The Current – Environmental Condition in Oz

There is hope (Source: Darren England/AAP)

It’s easy to lose sight of all the old issues we used to pay so much attention to before COVID-19 became a primary focus for most of us. But while we were madly trying to find stashes of toilet paper and pasta, Australia’s natural world has continued its struggle to thrive against the odds.

So a few things for all of us to pay attention to while we continue to hunt for toilet paper:

One of Australia’s major environmental scorecards (the Environmental Condition Score prepared by ANU) and associated report for 2019 makes for grim reading. The assessment analyses seven indicators (high temperatures, river flows, wetlands, soil health, vegetation condition, growth conditions and tree cover) because they can be compared to previous years.

It essentially demonstrates the worst environmental conditions on a national scale in many decades, perhaps centuries, and confirms the devastation of climate change and the lack of management to reverse its effects. It also provides regional analysis showing an Environmental Condition Score (ECS) between 0-2 over the majority of WA, with decreases in ECS in most regions since 2018 (you can also check out the score for your own local government HERE).

Regional ECS in WA and adjacent – makes from grim reading indeed (Source: ANU College of Science, 2020)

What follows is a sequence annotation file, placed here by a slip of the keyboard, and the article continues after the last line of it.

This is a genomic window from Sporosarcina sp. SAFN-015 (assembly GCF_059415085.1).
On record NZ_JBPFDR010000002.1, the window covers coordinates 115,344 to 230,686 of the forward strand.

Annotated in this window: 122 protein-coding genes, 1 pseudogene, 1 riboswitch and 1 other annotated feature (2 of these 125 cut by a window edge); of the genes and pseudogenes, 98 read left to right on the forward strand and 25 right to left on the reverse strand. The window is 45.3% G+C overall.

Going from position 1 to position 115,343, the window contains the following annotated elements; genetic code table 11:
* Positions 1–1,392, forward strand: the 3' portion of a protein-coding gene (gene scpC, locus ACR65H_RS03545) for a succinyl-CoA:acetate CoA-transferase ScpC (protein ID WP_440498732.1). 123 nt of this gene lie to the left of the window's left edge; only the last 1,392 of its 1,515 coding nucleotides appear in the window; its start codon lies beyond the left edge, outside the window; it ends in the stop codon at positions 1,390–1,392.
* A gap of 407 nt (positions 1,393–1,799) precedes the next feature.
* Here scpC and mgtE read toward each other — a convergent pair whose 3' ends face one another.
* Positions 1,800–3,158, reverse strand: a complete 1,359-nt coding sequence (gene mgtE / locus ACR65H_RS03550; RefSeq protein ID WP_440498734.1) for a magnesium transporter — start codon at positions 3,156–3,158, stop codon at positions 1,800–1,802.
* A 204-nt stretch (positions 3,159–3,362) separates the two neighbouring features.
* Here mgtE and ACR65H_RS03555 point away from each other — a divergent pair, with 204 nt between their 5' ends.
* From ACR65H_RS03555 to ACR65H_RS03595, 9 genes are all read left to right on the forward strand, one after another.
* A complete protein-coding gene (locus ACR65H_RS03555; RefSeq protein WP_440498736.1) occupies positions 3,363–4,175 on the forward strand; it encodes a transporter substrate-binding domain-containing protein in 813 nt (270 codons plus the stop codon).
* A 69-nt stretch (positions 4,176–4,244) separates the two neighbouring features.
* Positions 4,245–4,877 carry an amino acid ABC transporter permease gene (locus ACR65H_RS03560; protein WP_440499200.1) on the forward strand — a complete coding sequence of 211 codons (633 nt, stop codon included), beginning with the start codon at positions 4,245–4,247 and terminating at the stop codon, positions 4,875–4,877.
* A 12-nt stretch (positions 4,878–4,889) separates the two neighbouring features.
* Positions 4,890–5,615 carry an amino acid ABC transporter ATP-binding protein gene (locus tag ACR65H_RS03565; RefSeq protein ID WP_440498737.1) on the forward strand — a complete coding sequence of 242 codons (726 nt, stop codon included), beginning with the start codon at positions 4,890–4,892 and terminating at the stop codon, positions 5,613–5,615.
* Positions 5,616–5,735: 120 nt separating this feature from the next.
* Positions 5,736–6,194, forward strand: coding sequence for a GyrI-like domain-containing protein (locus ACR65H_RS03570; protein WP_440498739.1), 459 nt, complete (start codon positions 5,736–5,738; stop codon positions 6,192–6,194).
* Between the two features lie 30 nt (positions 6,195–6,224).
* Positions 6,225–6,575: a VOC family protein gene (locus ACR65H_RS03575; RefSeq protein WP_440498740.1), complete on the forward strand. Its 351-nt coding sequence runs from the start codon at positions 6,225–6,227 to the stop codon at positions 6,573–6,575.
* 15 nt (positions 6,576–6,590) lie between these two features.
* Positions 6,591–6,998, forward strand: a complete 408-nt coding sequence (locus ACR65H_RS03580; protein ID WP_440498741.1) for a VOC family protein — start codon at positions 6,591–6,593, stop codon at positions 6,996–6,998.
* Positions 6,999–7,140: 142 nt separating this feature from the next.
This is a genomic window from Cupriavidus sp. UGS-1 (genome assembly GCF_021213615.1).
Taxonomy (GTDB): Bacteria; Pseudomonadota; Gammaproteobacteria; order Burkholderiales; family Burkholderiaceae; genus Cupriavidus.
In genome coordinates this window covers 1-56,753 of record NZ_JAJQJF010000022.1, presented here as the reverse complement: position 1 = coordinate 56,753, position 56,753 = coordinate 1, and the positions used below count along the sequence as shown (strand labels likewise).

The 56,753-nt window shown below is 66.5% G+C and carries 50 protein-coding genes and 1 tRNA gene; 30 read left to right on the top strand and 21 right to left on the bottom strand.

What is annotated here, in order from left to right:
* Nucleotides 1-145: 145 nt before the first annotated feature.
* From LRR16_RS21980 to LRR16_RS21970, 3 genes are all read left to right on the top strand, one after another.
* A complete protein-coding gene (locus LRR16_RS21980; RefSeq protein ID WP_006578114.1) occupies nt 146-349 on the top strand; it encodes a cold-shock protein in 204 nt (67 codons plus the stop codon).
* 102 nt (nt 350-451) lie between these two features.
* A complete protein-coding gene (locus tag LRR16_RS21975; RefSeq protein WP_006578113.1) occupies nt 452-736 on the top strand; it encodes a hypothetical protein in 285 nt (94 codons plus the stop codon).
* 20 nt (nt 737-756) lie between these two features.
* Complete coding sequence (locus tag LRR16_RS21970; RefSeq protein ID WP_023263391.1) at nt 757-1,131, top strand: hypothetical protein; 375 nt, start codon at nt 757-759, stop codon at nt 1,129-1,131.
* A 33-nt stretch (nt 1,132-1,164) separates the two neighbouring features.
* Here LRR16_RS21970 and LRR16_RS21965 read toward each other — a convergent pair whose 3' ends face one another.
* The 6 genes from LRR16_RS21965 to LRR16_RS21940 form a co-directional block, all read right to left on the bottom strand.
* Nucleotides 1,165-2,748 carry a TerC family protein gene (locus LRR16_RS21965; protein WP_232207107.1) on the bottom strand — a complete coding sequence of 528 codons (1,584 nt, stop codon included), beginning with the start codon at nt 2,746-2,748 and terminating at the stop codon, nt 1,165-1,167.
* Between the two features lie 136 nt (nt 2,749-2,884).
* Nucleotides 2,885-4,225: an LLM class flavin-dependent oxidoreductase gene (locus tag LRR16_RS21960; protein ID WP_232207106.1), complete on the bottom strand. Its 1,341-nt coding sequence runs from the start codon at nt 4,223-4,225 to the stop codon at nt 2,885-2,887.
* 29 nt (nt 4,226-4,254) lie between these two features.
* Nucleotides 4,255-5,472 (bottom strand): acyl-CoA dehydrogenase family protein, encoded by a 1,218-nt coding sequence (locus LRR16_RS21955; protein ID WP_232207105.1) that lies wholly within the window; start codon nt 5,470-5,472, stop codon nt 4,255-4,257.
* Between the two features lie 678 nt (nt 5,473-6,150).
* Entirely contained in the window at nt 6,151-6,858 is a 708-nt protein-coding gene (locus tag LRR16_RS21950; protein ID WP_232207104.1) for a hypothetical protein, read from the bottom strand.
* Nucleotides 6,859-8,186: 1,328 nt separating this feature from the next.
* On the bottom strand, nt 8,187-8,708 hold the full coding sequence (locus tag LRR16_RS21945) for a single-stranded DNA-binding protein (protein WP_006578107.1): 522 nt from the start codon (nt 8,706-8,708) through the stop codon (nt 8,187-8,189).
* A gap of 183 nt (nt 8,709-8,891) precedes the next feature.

In addition to that upsetting news, other news you may have missed is that there was a heatwave in Antarctica where a new maximum record of 18.4 degC was set in February this year in its very north, beating the old record by 1 degC.

The Great Barrier Reef has also just experienced its third mass bleaching event in 2020, in five years, with the bleaching occurring all the way in the south of the reef in all three regions for the first time. The 5-year outlook was just downgraded from ‘poor’ to ‘very poor’, and the IPCC has warned a global average temperature rise of 1.5 deg C could wipe out 90% of the world’s coral.

It’s happened again: Mass coral bleaching (Source: Australian Academy of Sciences)

It is information such as this which should push us to start thinking about the kind of immediate action we need in a post-COVID-19 world. As said previously, this incredibly upsetting situation we are in proves we can take immediate and large scale action where there is the will to do so – let us take heart in that given the difficult situation we all find ourselves in, some more tragic than others and not to be downplayed in any way.

Alex happy in his PPE amongst the river gums and leaches

On a side note – Urbaqua has changed the name of its blog from ‘The Essential Current’ to ‘The Current’ and is still operating business as usual. So please get in touch with us if we can assist in any way in providing you with any urban water/environmental project-based services or advice. We are working from home (possibly in less formal than normal attire but no, not in pyjamas), and carrying on with our reports, meetings and field work as we always have.

Finally, Happy Easter from Urbaqua everyone – it’s going to be a toasty one – if it’s even possible to recognise Easter this year as it blends into working from home without family and friends for many (a serious chocolate rush is recommended to brighten your mood). Take care!

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